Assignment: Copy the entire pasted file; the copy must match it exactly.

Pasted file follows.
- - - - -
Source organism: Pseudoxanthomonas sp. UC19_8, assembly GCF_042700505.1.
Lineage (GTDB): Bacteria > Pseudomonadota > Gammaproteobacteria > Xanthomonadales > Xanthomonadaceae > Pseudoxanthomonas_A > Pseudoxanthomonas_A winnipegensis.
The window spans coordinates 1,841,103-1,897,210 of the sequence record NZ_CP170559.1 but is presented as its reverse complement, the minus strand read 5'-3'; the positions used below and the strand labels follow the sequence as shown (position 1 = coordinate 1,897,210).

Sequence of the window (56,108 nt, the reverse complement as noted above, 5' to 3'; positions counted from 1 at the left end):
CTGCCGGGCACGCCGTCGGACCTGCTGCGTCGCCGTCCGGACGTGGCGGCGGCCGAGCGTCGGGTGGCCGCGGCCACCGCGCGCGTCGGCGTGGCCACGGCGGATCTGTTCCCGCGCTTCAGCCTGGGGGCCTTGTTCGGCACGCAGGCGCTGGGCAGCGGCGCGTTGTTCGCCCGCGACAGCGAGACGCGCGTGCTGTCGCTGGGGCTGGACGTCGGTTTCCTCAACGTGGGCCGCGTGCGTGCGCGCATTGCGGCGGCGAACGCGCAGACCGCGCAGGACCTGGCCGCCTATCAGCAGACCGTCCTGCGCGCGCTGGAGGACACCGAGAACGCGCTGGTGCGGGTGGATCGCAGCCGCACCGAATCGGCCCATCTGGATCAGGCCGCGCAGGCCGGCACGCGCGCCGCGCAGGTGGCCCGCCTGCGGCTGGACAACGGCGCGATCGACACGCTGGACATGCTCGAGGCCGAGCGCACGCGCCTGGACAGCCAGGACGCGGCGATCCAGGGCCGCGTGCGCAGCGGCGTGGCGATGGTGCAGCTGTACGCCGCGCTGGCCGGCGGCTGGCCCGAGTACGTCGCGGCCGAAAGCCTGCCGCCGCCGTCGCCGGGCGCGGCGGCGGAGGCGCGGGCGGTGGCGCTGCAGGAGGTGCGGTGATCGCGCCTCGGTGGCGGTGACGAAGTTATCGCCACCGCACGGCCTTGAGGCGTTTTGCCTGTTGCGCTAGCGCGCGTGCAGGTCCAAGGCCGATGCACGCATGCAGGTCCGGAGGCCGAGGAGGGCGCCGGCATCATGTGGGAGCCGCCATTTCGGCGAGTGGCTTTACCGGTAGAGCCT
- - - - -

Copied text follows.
Source organism: Pseudoxanthomonas sp. UC19_8, assembly GCF_042700505.1.
Lineage (GTDB): Bacteria > Pseudomonadota > Gammaproteobacteria > Xanthomonadales > Xanthomonadaceae > Pseudoxanthomonas_A > Pseudoxanthomonas_A winnipegensis.
The window spans coordinates 1,841,103-1,897,210 of the sequence record NZ_CP170559.1 but is presented as its reverse complement, the minus strand read 5'-3'; the positions used below and the strand labels follow the sequence as shown (position 1 = coordinate 1,897,210).

Sequence of the window (56,108 nt, the reverse complement as noted above, 5' to 3'; positions counted from 1 at the left end):
CTGCCGGGCACGCCGTCGGACCTGCTGCGTCGCCGTCCGGACGTGGCGGCGGCCGAGCGTCGGGTGGCCGCGGCCACCGCGCGCGTCGGCGTGGCCACGGCGGATCTGTTCCCGCGCTTCAGCCTGGGGGCCTTGTTCGGCACGCAGGCGCTGGGCAGCGGCGCGTTGTTCGCCCGCGACAGCGAGACGCGCGTGCTGTCGCTGGGGCTGGACGTCGGTTTCCTCAACGTGGGCCGCGTGCGTGCGCGCATTGCGGCGGCGAACGCGCAGACCGCGCAGGACCTGGCCGCCTATCAGCAGACCGTCCTGCGCGCGCTGGAGGACACCGAGAACGCGCTGGTGCGGGTGGATCGCAGCCGCACCGAATCGGCCCATCTGGATCAGGCCGCGCAGGCCGGCACGCGCGCCGCGCAGGTGGCCCGCCTGCGGCTGGACAACGGCGCGATCGACACGCTGGACATGCTCGAGGCCGAGCGCACGCGCCTGGACAGCCAGGACGCGGCGATCCAGGGCCGCGTGCGCAGCGGCGTGGCGATGGTGCAGCTGTACGCCGCGCTGGCCGGCGGCTGGCCCGAGTACGTCGCGGCCGAAAGCCTGCCGCCGCCGTCGCCGGGCGCGGCGGCGGAGGCGCGGGCGGTGGCGCTGCAGGAGGTGCGGTGATCGCGCCTCGGTGGCGGTGACGAAGTTATCGCCACCGCACGGCCTTGAGGCGTTTTGCCTGTTGCGCTAGCGCGCGTGCAGGTCCAAGGCCGATGCACGCATGCAGGTCCGGAGGCCGAGGAGGGCGCCGGCATCATGTGGGAGCCGCCATTTCGGCGAGTGGCTTTACCGGTAGAGCCT